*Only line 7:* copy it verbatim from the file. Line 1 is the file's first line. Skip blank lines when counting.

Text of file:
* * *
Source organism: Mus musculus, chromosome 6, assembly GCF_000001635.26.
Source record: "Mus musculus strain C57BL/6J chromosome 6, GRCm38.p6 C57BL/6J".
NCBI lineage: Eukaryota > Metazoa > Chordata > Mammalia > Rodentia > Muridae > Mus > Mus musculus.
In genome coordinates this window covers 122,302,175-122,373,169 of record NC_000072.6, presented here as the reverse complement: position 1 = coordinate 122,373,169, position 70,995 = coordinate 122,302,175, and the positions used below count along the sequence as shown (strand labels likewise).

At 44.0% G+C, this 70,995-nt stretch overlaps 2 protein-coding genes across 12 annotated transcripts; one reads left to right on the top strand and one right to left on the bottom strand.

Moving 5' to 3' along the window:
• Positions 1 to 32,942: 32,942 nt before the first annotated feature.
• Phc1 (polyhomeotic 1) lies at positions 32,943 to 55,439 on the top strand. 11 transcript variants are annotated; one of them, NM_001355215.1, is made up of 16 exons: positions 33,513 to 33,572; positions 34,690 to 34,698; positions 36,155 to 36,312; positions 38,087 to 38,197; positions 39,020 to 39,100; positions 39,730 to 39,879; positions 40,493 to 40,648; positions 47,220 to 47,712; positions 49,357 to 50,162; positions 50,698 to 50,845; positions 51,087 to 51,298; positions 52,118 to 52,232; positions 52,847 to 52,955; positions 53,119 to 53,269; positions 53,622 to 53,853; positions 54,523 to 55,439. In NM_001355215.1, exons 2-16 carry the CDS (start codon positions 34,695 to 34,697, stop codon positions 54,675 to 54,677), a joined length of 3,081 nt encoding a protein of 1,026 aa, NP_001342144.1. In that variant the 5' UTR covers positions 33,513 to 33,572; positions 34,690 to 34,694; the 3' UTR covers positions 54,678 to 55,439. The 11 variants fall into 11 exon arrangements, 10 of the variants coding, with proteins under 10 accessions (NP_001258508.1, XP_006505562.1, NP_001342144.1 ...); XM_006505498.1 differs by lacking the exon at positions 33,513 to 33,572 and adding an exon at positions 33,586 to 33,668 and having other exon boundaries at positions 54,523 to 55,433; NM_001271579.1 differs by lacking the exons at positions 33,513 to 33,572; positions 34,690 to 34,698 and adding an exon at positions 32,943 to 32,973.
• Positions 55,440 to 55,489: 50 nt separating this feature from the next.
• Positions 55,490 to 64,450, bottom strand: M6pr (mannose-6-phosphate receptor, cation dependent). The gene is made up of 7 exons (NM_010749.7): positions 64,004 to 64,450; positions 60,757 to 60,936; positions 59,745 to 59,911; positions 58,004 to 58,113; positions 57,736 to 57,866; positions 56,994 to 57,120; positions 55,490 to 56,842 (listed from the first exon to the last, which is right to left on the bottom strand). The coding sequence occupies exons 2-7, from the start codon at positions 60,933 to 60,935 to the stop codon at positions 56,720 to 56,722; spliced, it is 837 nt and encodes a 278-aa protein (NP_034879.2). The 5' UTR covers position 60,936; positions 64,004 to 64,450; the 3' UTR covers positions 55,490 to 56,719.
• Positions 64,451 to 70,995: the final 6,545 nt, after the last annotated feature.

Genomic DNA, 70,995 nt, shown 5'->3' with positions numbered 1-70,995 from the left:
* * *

• Positions 1 to 32,942: 32,942 nt before the first annotated feature.